Everyone knows what a troll is, but at the same time, no one can describe the “Average” troll.
The term has become so muddled as to become meaningless, like the word “Vampire.”
It describes many monsters, from the giant beasts of The Lord of the Rings to the modern inciters of controversy on the internet.
The Norwegian found footage mockumentary Trollhunter (Trolljegeren) brings trolls to their roots, as that was once the land of the trolls in myth and folklore.
There’s a lot going on in this film, from government conspiracies to overzealous film makers, all of which can serve as commentary, but the trolls themselves are something a bit more primal. In one scene, the interviewer asks the titular Troll Hunter, Hans, some questions which pretty much amount to asking if trolls are like the things in fairy tales. His answer, “Trolls are animals. Predators. They eat, shit and mate. Eat anything they can.”
The trolls of this film are animals: large, dangerous and carnivorous animals. They are the creatures which haunt the darkest nights and steal people away to devour them. The primal fear of being eaten alive and it’s well played with one species of troll. Their overall design also resembles caricatures of the old and decrepit, small eyes and large noses and the like. It makes them both a visual ‘other’ and marks them as closer to death.
The darkness of the trolls is not limited to the simple terrors of the night. Within the world of the film, the Norwegian government moves actively to quell and keep quiet any troll appearances outside off their designated areas. At times, it is treated as a macabre Environmental Protections Comity, but mostly, it’s a sign off darkness within the government—especially by the end.
Hans is forced to do a lot of that dirty work and it’s definitely got to him. He’s part of the darkness, but it has affected him greatly in the form of post-traumatic stress disorder. It ties into the reason he allows the students to film and tag along with him as he hunts the trolls.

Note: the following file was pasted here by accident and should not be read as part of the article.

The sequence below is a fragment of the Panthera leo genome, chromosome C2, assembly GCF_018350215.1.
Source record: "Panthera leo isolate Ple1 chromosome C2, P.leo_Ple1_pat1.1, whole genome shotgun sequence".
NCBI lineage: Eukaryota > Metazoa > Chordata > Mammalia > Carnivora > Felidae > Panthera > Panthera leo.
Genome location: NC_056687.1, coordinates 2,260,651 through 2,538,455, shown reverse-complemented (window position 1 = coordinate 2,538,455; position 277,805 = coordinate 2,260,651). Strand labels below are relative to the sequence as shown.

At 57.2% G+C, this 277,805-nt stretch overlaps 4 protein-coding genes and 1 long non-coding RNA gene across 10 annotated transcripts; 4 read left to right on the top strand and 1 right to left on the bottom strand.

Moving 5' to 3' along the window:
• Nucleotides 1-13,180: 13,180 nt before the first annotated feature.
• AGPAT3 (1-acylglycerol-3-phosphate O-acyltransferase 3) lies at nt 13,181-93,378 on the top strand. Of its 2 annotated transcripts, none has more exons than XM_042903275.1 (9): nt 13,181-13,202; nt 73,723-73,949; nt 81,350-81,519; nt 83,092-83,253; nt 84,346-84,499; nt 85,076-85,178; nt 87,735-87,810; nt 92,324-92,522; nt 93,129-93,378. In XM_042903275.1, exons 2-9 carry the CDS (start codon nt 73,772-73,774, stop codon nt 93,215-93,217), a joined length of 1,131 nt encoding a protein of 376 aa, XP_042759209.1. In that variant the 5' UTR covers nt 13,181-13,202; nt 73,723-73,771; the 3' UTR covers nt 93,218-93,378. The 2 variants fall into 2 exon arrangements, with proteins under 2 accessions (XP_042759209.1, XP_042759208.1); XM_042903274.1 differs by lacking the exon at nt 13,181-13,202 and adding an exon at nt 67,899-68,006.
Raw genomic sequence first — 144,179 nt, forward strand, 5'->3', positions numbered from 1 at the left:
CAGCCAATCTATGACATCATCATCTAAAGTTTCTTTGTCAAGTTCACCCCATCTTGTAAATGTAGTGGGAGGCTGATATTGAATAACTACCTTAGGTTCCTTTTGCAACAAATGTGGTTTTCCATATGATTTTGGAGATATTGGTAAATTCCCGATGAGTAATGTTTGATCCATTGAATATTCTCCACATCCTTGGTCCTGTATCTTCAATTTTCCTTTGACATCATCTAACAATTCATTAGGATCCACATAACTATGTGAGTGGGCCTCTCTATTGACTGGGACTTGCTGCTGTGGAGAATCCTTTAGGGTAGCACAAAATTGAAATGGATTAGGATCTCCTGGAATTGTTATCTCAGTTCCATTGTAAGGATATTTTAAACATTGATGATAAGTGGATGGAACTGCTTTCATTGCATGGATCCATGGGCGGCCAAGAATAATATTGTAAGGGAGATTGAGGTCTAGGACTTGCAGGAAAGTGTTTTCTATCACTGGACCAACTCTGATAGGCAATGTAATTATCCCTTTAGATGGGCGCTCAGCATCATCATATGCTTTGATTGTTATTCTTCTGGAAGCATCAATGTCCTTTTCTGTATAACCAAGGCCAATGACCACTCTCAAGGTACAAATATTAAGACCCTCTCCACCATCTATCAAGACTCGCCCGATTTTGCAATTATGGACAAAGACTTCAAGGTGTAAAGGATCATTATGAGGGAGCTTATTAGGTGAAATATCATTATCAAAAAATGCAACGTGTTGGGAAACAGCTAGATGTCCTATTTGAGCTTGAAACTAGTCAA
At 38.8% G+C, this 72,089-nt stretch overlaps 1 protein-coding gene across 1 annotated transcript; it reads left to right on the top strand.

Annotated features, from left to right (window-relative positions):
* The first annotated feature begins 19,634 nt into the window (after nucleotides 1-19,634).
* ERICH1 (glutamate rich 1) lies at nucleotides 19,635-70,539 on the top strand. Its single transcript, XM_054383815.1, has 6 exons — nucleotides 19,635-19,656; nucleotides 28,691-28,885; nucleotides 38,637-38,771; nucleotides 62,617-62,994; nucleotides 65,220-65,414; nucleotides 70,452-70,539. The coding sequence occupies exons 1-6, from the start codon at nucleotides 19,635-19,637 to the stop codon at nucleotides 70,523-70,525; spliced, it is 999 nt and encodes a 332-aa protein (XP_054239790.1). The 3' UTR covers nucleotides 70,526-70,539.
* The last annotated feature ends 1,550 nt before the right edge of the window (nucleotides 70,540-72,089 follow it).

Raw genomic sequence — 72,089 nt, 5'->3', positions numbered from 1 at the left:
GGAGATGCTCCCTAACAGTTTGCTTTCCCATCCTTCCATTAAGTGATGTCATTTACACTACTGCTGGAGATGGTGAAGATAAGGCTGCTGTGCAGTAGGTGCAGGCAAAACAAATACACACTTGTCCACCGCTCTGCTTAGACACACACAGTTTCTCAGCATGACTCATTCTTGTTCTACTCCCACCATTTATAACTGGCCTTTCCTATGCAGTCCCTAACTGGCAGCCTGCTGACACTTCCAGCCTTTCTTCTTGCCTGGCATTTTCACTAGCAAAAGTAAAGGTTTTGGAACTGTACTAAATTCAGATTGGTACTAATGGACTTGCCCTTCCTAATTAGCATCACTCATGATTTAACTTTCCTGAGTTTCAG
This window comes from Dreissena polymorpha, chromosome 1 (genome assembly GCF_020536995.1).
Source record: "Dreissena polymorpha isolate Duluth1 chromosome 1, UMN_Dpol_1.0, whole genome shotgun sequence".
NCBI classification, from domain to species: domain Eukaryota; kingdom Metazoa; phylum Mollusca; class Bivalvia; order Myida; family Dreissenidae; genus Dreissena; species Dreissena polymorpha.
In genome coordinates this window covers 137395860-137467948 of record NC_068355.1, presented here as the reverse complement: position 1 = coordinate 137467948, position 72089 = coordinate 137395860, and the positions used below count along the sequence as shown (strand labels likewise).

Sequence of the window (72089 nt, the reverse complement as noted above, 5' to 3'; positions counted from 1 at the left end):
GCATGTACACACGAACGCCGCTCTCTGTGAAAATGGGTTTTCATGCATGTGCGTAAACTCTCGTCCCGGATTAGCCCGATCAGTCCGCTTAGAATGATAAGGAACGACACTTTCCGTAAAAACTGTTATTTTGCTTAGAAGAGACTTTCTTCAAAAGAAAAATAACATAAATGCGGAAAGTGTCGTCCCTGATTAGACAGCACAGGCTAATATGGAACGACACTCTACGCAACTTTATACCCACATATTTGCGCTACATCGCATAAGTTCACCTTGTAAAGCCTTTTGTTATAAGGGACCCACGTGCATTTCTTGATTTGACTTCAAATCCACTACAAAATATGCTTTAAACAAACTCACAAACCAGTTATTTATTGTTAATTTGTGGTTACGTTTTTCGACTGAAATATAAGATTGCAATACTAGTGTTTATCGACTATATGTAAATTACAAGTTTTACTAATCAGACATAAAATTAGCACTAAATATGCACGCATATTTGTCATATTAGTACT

Finally, there’s one aspect of their character that speaks of something far older. Despite all the science and modernity thrown at the trolls, they retain one ability which can’t be explained by conventional physics: they can smell the blood of Christians. It drives them into a rage and they try to kill the offending being once they get a whiff of them.
This harkens back to a far earlier time when Christians were persecuted and hunted, the trolls here taking the form of that fear, and adding an anthropophagus twist. Today, in the US especially, such fears are less grounded in reality than they were in the days of Roman emperor Nero, but fear rarely relies on things like reality to hamper it.
Just from observing, we can confirm many of the given statements about the trolls.
As mentioned at the start, trolls are nothing if not variable.
The film goes through several different species of troll and the major subdivisions.
But there are some universal things about trolls, including large size, being basically primates, having a diet that consists of both meat, plants (at least in the form of charcoal) and sediment (literally, they eat rocks).
The digestive system needed to process that is simply staggering.
Their primary food appears to be sediments, which may explain why they are so ‘sturdy’ and long lived. We are told that trolls can live for a thousand years or more. Average gestation period for young is 10 to 15 years, with a very slow growth process.
This probably allows them to live largely unmolested, feeding only occasionally.
Given that’s their primary food, it’s inevitable that these animals would have a low intellect. Really, REALLY low intellect.